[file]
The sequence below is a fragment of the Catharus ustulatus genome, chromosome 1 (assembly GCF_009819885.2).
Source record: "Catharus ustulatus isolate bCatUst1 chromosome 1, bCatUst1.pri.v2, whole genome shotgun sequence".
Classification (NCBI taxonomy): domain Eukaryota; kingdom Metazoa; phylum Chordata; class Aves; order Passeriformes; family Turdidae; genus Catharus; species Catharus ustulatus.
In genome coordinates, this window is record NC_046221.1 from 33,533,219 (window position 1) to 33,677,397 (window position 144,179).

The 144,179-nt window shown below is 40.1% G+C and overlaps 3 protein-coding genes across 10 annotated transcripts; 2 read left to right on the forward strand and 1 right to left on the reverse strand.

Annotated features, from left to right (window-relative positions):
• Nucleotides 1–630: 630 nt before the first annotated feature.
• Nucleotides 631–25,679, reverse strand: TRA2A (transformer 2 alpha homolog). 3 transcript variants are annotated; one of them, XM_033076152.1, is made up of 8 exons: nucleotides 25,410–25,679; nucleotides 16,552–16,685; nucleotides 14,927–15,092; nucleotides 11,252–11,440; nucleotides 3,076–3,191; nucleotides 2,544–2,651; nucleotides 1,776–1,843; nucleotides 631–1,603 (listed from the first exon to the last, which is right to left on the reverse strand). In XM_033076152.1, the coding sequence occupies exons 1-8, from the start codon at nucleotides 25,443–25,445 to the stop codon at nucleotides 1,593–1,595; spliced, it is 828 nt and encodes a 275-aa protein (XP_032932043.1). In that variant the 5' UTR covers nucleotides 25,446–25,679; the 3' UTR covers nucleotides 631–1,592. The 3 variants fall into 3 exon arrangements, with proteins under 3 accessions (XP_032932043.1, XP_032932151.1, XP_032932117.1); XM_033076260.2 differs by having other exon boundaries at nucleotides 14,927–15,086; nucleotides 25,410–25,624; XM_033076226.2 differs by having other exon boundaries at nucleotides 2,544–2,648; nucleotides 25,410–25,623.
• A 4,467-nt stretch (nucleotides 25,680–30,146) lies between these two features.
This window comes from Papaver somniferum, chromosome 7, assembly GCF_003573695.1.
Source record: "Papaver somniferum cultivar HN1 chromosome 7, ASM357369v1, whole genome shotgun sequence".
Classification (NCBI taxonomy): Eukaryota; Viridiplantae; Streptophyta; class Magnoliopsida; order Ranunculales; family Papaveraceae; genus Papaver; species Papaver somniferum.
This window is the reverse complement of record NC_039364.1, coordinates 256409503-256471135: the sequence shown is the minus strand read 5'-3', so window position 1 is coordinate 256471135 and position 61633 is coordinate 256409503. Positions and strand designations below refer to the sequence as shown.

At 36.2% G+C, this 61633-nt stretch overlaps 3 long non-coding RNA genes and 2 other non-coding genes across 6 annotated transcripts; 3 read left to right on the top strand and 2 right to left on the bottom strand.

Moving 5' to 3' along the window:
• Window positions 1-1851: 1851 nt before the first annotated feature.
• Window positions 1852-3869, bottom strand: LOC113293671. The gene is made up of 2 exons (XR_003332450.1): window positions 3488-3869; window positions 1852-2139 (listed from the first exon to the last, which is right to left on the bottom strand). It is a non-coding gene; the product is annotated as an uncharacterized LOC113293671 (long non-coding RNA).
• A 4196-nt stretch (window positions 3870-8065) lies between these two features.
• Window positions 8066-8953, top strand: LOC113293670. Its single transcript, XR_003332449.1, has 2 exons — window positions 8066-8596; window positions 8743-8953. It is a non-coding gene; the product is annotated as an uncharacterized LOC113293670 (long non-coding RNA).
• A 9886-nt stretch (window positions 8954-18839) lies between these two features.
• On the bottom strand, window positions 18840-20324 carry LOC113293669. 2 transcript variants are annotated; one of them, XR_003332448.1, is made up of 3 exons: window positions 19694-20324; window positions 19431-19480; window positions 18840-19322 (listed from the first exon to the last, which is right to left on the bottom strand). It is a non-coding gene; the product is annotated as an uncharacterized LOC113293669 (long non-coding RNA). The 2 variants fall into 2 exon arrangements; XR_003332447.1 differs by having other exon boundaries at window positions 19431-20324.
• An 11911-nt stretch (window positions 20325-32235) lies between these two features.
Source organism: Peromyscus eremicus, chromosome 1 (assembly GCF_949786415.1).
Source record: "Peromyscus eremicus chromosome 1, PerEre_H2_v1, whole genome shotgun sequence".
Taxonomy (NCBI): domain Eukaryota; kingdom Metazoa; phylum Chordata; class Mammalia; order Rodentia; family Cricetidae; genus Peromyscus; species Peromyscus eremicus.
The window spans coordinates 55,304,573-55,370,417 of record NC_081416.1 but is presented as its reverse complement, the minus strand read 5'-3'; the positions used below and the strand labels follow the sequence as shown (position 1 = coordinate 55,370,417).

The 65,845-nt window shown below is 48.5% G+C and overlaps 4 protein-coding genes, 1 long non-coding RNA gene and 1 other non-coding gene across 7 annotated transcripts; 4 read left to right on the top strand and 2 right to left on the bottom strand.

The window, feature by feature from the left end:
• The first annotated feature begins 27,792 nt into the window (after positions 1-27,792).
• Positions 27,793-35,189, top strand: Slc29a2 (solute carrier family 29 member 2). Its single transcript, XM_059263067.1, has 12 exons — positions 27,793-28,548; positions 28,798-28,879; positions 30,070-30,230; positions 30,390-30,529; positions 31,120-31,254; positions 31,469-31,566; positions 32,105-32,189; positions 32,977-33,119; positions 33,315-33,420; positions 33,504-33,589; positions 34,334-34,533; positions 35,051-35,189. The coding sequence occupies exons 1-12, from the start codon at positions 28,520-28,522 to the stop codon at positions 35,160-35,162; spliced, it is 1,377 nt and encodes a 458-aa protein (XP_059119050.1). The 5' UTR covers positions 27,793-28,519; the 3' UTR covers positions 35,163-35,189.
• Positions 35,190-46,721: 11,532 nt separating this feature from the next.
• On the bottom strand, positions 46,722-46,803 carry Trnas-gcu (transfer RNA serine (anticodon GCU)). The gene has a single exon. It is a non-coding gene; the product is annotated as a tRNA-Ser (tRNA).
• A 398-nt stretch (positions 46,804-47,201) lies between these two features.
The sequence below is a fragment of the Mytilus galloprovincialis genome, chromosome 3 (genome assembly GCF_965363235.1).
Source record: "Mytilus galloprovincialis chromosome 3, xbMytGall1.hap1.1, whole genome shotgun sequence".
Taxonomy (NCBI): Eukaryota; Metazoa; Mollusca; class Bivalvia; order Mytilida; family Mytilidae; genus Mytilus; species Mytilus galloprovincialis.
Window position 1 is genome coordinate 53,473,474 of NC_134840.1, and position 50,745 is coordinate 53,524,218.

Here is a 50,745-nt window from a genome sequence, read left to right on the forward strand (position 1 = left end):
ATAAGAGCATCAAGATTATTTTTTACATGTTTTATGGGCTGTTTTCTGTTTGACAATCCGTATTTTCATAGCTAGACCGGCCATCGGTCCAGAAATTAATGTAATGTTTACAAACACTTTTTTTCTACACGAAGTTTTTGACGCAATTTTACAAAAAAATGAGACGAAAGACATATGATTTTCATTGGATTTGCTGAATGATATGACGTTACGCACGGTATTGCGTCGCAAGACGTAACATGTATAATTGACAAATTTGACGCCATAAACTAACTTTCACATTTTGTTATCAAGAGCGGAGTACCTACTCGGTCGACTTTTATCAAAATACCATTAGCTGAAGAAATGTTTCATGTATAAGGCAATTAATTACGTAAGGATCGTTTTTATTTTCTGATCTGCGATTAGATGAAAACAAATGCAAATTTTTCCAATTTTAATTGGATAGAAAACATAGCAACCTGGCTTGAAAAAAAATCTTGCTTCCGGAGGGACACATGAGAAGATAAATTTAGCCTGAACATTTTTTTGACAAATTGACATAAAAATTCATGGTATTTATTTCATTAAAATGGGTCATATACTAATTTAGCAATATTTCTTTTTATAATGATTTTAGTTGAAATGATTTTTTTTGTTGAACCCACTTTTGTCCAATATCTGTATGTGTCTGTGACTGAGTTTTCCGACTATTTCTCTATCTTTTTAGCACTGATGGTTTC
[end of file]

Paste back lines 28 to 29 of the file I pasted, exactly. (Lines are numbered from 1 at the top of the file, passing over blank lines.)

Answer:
The window, feature by feature from the left end:
• The first annotated feature begins 27,792 nt into the window (after positions 1-27,792).